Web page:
The bombastic quote about truth and memory captures the style well.  He’s living his life loud, though he does say nice things about his family and friends.

Good fun.

Review: The Lifespan of a Fact

Sunday, February 16th, 2014

John D’Agata and Jim Fingal present The Lifespan of a Fact as an encapsulation of their lengthy struggle between fact-checker and essayist, but it’s quickly clear that most elements of Lifespan are open to interpretation.  On the surface, Lifespan is a version of an essay by D’Agata annotated by the conversation between him and Fingal as Fingal checks his facts.  But that’s not really believable.  Any conversation between author and checker is necessarily iterative, with the checker raising an issue and the author responding; this reads as though Fingal made one pass through the article with D’Agata responding at points.  So what we have is a piece of art that represents that interchange over time, which is about dissecting the same issues in an earlier essay.

That sounds pretty intellectual and abstract, but the pair do a nice job of breathing life into author and checker.  Though both have clear positions about what’s being discussed, to the point of embodying those positions on occasion, there are enough cracks in the symbolism to believe that these are people who hold positions. The interchange is generally snappy and engaging, even when arguing trivia.

But fairly quickly it becomes clear that checker and author inhabit completely different worlds.  It’s also clear that they are exemplars of their fields.   Fingal is often pointing out errors in the second or third significant figure and D’Agata is rejecting the correction of any but the most egregious errors.  Eventually there is a breaking point (conveniently at a point that makes a climax for the book) where the two have it out in a passionate and intellectual argument about relating objective facts and creating art about events that is well worth the reading.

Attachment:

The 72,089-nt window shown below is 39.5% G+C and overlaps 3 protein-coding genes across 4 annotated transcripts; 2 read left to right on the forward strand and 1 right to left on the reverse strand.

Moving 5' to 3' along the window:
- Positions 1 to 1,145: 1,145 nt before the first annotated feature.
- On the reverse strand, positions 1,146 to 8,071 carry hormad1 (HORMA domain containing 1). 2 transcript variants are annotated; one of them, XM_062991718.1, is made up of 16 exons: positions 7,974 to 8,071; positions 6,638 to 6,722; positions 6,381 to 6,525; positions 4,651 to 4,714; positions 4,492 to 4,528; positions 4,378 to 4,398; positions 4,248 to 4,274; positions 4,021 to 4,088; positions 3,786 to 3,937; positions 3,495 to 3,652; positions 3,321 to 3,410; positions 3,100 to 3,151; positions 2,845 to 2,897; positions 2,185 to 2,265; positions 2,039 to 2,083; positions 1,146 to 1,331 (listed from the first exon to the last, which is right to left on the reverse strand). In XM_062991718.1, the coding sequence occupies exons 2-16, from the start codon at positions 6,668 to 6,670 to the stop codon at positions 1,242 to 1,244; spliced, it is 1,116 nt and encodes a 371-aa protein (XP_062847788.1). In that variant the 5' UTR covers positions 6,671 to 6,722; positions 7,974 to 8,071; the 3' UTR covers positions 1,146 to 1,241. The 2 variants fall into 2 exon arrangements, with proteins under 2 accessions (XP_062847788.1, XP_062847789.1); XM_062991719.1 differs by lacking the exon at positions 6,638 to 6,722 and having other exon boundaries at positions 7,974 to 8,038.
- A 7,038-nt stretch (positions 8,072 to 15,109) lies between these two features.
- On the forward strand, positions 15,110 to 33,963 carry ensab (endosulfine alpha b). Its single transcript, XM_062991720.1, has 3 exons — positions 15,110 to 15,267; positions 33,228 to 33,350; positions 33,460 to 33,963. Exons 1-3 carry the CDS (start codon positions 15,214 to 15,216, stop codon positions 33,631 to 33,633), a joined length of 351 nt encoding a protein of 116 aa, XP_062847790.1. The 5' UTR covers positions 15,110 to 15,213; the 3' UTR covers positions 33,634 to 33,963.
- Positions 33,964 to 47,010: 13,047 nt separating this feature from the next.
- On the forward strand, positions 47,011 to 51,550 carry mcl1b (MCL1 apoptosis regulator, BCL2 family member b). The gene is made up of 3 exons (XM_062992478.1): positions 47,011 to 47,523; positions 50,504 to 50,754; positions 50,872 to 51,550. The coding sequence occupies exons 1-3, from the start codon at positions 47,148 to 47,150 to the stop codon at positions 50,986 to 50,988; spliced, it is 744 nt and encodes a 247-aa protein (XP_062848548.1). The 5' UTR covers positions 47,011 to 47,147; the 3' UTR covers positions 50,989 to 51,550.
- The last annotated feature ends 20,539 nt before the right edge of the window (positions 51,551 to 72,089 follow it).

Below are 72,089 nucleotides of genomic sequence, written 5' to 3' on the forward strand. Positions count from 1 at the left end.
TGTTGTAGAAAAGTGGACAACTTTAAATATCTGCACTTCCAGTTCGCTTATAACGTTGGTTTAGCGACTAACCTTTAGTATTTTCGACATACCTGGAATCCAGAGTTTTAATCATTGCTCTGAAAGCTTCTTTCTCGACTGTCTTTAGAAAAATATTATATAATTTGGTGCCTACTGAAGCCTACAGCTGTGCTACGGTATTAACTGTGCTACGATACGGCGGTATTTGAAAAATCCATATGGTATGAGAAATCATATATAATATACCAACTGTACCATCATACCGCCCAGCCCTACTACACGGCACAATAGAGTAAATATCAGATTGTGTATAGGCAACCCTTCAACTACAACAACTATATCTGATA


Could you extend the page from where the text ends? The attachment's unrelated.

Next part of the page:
And then we get a nice elegiac ending from Fingal, our fact-based proponent that is haunting and honest.

Underlying all this is the clear point that everything said about the essay in the book is true about the book itself.  It’s obvious that this is an interpretation of a struggle, but exactly what struggle is unclear.  Is it the struggle with a particular fact-checker? With publishing in general? A completely internal struggle in the author’s mind – or authors’ minds? No questions are answered on that front, but the point is to trust the reader to chew on it.  If you like to chew on such things, this is a powerful gateway to the issues.


Review: The Jennifer Morgue

Saturday, February 8th, 2014

I first began reading Stross when a friend literally jammed a copy of Halting State into my hands and told me not to return it until I was done. Halting State was great stuff, and I liked the sequel at least as well.  I recently read one of his Laundry Files short stories, and though I liked it, I wasn’t blown away. I decided to give the Laundry another chance with The Jennifer Morgue.

This time I was blown away.

First the book is just plain fun to read.  There are lots of funny and exciting bits for everyone.  Then there’s all the techie and sci-fi in-references that seem like they’re just for me, but clearly reach a bunch of folks.  If that was all there is, it’s all done so well it would be worth reading.

But second, this book is a perfect critique and deconstruction of the James Bond series of novels, movies, etc. The Bond archetype and exploiting it is a plot point – which is already cool – but the extent to which Stross has thought about and worked through this deconstruction is a lot of fun.  There’s more to it than the characters seem to notice, and catching those points as they go by – as they go by in this witty thriller with a sense of humor – only enhances the fun.